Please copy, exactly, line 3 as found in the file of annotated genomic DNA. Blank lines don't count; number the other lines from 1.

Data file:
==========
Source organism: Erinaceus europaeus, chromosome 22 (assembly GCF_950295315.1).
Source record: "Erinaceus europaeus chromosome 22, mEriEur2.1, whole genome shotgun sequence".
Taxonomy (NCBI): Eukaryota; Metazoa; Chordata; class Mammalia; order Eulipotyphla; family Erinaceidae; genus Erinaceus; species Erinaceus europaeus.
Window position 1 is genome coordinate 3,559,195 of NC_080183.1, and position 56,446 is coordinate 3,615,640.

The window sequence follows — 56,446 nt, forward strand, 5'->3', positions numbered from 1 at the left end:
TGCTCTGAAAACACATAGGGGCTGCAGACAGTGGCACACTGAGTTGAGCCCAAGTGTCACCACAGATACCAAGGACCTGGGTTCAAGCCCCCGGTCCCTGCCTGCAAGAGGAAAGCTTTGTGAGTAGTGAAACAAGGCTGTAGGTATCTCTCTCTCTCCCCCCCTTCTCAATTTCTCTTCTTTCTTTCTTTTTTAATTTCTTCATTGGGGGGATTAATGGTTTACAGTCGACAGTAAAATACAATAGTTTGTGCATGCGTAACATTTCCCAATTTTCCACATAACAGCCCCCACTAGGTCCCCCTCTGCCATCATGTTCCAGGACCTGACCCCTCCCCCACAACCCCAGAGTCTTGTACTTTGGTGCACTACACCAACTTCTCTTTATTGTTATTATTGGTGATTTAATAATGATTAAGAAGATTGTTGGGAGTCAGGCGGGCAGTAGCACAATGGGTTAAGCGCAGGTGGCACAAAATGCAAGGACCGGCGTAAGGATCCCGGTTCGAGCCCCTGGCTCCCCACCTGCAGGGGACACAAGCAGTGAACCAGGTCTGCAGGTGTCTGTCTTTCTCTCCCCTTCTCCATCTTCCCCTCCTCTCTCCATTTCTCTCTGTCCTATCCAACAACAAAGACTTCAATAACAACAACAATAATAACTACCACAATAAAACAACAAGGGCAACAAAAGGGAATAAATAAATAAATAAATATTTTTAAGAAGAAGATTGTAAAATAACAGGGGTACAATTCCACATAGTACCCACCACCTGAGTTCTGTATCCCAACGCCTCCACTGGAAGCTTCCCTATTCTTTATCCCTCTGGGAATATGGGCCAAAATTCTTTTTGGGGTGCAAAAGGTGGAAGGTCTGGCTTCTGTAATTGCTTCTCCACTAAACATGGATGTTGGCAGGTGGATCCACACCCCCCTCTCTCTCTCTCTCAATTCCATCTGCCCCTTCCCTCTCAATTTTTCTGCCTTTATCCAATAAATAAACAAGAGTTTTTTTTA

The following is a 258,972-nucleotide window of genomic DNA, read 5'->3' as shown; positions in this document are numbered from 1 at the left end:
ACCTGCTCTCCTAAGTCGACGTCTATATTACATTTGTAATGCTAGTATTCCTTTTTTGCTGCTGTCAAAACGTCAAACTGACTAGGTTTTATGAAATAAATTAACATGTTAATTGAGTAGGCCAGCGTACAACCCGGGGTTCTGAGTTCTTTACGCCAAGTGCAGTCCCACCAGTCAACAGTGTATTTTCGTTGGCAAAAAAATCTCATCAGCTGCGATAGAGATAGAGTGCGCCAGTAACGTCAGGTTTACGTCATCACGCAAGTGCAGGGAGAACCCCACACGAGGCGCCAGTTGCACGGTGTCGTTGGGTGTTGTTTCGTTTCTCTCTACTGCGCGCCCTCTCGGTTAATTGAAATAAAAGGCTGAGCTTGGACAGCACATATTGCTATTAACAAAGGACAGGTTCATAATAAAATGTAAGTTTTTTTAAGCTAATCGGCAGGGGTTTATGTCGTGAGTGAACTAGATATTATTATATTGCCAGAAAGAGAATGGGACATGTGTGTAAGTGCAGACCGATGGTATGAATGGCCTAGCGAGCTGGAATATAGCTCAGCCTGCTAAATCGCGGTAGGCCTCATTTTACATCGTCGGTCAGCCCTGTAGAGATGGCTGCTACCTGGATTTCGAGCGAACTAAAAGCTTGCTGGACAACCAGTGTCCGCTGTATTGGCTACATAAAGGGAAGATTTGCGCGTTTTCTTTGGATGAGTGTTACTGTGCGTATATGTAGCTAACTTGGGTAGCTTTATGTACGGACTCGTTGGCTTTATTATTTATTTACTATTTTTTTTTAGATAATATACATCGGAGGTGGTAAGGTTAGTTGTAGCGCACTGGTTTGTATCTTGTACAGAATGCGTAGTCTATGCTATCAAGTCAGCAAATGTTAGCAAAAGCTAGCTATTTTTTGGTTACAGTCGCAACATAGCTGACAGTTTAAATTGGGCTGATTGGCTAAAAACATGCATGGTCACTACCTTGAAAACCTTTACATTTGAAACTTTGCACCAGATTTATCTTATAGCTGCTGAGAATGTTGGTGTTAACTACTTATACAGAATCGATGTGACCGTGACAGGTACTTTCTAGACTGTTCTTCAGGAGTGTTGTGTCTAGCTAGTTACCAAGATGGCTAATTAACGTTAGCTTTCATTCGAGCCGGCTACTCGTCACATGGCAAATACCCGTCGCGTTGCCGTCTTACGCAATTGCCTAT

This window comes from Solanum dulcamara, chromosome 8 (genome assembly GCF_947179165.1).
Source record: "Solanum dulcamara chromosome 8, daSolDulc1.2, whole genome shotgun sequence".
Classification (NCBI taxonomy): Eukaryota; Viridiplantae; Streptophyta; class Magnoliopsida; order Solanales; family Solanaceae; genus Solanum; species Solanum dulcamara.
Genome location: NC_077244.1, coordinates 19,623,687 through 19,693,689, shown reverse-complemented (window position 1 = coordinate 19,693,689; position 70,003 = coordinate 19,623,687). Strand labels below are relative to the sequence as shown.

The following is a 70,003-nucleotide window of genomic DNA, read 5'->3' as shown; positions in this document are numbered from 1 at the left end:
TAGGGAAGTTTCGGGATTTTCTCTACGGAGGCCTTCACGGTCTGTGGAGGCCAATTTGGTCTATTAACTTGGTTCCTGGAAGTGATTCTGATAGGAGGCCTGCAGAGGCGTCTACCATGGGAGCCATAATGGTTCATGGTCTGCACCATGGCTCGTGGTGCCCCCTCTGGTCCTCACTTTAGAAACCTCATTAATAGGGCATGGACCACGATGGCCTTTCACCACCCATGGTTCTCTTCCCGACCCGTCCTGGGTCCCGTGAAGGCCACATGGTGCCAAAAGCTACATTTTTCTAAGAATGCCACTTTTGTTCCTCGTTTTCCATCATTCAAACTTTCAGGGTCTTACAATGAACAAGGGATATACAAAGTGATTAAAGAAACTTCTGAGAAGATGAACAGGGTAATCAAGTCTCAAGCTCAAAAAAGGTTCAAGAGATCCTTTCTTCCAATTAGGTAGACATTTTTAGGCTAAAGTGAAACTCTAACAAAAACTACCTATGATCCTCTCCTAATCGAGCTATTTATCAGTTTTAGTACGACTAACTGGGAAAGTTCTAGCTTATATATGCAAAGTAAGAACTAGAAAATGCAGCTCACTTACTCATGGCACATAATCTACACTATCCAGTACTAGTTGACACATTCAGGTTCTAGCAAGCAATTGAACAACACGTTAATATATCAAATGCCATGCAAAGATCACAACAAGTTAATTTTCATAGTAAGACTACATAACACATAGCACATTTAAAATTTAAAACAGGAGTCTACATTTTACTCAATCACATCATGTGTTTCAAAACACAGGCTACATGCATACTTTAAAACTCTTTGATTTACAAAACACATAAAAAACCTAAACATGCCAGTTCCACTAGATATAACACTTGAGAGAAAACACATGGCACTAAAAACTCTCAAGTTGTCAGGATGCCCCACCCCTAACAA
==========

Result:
Taxonomy (NCBI): Eukaryota; Metazoa; Chordata; class Mammalia; order Eulipotyphla; family Erinaceidae; genus Erinaceus; species Erinaceus europaeus.